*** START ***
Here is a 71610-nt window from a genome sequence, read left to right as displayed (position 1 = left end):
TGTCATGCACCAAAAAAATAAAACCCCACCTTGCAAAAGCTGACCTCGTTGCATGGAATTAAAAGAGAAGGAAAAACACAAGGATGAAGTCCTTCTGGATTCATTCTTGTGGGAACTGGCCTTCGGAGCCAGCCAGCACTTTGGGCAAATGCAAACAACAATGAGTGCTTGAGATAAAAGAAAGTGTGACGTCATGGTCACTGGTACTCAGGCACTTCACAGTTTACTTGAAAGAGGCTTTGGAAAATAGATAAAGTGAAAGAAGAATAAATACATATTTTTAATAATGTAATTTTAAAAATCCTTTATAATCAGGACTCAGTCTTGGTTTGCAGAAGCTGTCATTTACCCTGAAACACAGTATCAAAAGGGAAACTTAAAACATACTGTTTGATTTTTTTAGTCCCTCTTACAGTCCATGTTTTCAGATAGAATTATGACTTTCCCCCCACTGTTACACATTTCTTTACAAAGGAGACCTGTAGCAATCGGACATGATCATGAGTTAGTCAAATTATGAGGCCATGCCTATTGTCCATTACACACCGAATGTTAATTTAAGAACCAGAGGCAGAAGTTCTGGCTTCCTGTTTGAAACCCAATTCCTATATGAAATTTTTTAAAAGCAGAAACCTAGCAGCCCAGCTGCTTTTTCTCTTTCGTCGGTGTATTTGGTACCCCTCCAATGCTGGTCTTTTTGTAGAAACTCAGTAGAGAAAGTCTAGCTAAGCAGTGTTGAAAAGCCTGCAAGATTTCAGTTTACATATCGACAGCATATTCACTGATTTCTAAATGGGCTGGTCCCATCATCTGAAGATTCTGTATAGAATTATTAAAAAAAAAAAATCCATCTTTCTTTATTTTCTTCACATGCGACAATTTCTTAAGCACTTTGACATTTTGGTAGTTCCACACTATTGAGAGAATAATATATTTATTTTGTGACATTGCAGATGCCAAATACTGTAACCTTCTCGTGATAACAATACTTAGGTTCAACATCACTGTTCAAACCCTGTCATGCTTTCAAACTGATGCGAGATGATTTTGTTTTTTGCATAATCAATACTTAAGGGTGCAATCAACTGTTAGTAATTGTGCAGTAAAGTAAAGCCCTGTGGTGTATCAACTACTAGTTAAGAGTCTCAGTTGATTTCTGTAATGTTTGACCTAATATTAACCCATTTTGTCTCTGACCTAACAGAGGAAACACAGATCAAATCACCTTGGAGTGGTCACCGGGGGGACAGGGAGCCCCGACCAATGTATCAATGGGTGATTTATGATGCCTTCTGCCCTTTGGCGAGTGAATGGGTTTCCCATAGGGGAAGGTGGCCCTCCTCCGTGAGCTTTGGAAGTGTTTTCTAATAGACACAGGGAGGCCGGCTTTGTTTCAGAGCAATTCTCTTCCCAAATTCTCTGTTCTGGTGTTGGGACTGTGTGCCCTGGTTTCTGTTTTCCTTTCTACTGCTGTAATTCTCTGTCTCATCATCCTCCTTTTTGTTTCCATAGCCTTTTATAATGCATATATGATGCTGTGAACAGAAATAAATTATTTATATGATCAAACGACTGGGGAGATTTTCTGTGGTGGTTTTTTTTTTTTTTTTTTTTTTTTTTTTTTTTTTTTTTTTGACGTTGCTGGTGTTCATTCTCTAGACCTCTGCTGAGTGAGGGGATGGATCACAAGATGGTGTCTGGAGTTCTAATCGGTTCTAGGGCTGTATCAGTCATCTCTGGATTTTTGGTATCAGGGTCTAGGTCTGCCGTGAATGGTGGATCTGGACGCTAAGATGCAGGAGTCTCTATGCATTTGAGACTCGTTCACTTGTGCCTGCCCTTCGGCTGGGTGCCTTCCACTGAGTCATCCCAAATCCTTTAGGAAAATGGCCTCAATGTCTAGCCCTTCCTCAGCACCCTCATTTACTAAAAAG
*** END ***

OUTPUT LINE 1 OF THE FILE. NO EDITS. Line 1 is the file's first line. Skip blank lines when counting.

Here is a 71610-nt window from a genome sequence, read left to right as displayed (position 1 = left end):